Matt Weinstock, March 7, 1960
March 7, 2010 | 4:00 pm
Jiggers! The Revenooers!
On a recent weekend, as reported here, a Laurel Canyon couple held an old-fashioned home brew party for 40 guests. The man obtained the crock and makings from a market which stocks them, put up four batches, 56 quarts, of which 48 were guzzled, and a high old time was had by all.
It now becomes my stern duty to advise these people that they violated the law and are subject to fine, imprisonment or both. They are what were known during the prohibition era as scofflaws.
A man from the Treasury Department's alcohol tax division saw the item, telephoned and said, "If you know who these people are you better tell them to bust up their equipment or they're liable to be in trouble."
I presented a hypothetical question. If he had their address would he knock over the place? He doubted it.
HAS ANYONE BEEN arrested lately in the L.A. area for making home brew? No.
However, under sec. 5054 (a) (3) of the U.S. code, anyone wishing to make home brew must first apply for a permit qualifying him as a brewer. Then he must pay a gallonage tax -- the section states it is due and payable on production -- of around 30 cents a gallon, with a maximum of 31 gallons permitted.
But, you say, these people weren't going to sell this home brew, they made it for their own use; in fact, as a gag. Doesn't matter. It's illegal.
Incidentally, a law permitting home brew to be made for home consumption was introduced in the last session of Congress. It passed the House but got stymied in the Senate. There was a nasty rumor that a beer lobby was active. And so we're stuck with an anachronism.
But that isn't the only silly law pertaining to homemade beverages. Another one states it's okay for a person to make up to 200 gallons of wine a year for home consumption- if he's the head of the family. Single men? Nope.
A WOMAN returning a book to the Beverly Hills library was charged 50 cents because of crayon marks on it. Writer Martin Ragaway, standing nearby, managed to catch the title, "Control Your Child Through Discipline."
ONLY IN L.A. -- Mrs. Jeanne Nickson, principal of the 52nd St. Elementary School, received a phone call from a citizen who said the house across the street from him was on fire. "It looks like a pretty big one," he continued. "Lots of smoke is pouring out." Mrs. Nickson asked if he'd called the Fire Department. "No," was the reply. "I just thought I'd call the school -- I know the boy who lives there goes to your school." She prevailed upon him to call the Fire Department, which came and put it out.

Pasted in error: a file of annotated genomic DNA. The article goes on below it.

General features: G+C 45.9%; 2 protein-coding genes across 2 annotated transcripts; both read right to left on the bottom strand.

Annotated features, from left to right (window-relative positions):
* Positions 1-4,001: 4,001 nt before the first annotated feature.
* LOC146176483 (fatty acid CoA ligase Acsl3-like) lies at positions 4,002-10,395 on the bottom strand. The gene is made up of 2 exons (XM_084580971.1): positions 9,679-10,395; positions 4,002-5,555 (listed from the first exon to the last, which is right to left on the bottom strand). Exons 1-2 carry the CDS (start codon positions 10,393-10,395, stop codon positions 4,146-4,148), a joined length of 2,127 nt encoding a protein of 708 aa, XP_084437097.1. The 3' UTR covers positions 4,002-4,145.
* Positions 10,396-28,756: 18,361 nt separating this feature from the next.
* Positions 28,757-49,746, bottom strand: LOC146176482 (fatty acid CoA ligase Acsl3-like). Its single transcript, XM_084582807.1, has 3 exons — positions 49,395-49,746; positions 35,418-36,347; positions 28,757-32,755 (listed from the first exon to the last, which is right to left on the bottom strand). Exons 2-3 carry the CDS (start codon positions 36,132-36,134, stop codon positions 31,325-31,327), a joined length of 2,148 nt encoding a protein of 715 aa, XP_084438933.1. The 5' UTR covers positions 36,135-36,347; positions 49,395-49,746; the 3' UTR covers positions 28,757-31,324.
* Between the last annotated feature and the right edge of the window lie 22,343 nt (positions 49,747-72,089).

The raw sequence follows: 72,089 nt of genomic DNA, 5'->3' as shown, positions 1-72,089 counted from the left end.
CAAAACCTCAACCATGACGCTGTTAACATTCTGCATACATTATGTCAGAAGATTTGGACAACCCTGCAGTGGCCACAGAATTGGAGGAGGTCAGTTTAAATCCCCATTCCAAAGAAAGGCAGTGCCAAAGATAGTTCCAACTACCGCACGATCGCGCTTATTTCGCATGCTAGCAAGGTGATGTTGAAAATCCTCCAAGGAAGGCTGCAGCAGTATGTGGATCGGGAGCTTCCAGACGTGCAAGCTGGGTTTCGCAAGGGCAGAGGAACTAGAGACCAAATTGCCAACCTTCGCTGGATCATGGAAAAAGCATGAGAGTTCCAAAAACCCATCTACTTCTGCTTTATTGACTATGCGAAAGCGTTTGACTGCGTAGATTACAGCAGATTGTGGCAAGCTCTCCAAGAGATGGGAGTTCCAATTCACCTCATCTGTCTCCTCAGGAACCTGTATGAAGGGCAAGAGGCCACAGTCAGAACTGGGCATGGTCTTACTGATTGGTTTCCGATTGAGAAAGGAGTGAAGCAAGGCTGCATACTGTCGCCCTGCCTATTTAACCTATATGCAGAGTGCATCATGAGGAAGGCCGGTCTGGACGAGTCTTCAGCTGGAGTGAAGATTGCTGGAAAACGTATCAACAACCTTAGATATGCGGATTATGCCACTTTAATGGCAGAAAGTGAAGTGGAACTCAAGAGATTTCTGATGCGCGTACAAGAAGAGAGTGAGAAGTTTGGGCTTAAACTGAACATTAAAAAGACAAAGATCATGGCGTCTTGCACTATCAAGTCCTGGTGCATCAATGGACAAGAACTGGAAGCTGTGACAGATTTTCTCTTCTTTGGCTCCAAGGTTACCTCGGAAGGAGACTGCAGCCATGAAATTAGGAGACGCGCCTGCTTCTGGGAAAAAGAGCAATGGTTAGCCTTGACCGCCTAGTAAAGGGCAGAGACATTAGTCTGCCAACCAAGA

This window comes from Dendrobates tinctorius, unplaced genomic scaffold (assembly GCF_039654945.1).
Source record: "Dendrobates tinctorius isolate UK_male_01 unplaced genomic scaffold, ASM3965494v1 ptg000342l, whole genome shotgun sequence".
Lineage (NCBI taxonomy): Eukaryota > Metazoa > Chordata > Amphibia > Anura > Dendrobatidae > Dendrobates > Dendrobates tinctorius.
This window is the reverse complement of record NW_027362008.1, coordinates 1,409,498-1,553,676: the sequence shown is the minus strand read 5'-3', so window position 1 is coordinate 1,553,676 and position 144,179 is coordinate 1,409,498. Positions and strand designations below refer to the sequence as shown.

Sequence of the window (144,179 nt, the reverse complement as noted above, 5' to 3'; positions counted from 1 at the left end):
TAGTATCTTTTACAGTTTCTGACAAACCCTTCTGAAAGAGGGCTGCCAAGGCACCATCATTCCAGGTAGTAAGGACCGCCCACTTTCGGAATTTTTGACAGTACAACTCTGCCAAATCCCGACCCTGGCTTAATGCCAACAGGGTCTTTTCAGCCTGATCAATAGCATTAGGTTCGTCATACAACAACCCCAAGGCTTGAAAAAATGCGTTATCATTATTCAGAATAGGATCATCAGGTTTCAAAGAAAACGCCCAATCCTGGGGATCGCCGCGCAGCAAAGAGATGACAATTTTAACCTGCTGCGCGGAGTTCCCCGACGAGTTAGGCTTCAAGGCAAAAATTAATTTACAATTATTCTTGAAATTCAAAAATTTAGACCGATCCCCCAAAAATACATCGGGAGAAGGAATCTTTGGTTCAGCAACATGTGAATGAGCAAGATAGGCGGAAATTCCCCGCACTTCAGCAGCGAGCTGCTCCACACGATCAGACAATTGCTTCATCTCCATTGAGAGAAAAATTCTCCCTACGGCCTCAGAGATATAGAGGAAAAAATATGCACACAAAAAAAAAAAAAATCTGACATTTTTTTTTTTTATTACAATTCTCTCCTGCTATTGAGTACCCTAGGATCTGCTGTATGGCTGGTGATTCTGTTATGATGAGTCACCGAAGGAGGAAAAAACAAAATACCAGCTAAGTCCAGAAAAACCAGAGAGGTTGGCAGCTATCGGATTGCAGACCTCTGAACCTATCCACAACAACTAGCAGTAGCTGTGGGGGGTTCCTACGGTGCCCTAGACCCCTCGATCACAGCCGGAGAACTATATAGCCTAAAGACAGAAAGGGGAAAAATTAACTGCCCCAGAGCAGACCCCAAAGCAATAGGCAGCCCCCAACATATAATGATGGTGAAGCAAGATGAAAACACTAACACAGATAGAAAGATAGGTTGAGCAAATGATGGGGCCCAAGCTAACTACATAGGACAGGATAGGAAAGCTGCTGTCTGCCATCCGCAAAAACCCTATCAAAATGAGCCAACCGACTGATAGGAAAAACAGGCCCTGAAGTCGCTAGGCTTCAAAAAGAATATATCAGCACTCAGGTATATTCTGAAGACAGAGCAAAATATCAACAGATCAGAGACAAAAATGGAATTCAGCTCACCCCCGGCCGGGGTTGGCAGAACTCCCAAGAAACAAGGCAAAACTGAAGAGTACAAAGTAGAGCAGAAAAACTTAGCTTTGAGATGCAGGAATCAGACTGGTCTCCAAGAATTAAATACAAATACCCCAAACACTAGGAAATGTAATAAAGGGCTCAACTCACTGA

LOOK OUT FOR Don Hidalgo De Nada. He rushes up and asks, "Did you hear about the German stripper coming to Las Vegas? Calls herself Hofbrau -- Will Unravel" . . . Speaking of strippers, be on the alert also for Nola Hahn, cashier at the Follies Theater, who asks, "Do you know where I can buy a tow truck cheap?" You say, "No, why?" and she says, "I'm planning to become a bouncer at a drive-in theater."
RE the MADNESS -- Instead of stamps one gas station chain gives a 1 cent per gallon rebate on the posted price. Hooray . . . A man found a card on his car inviting him to inspect the new foreign cars at an Anaheim agency. On the back was written, "500 blue chip stamps free if you present this card between 6 and 9 p.m. tonight" . . . Bill Larkin, writer for Bob Hope, proudly tells friends he has kicked the stamp habit. Says he pastes them on the windows of stores which give them, as he walks out.
AT RANDOM -- Remember Lakewood's dilemma -- what to do about a Korean war fighter plane in a public park, damaged by youngsters climbing over it and a hazard? It will be restored as a war memorial, Councilman Bill Burns advises . . . Bird-watching note: Helen Feige reports that about a dozen red birds, apparently house finches or linnets, visit her yard near Florence and Normandie and drink her cat's milk out of a pan . . . man looking at the initialed knobs on the dashboard of a Toyopet wondered about the S on the cigarette lighter. Stood for smoke, he was told. Inscrutable, those people . . . A typo in the Belvedere Citizen stated a couple were "moneymooning in Las Vegas." Could be.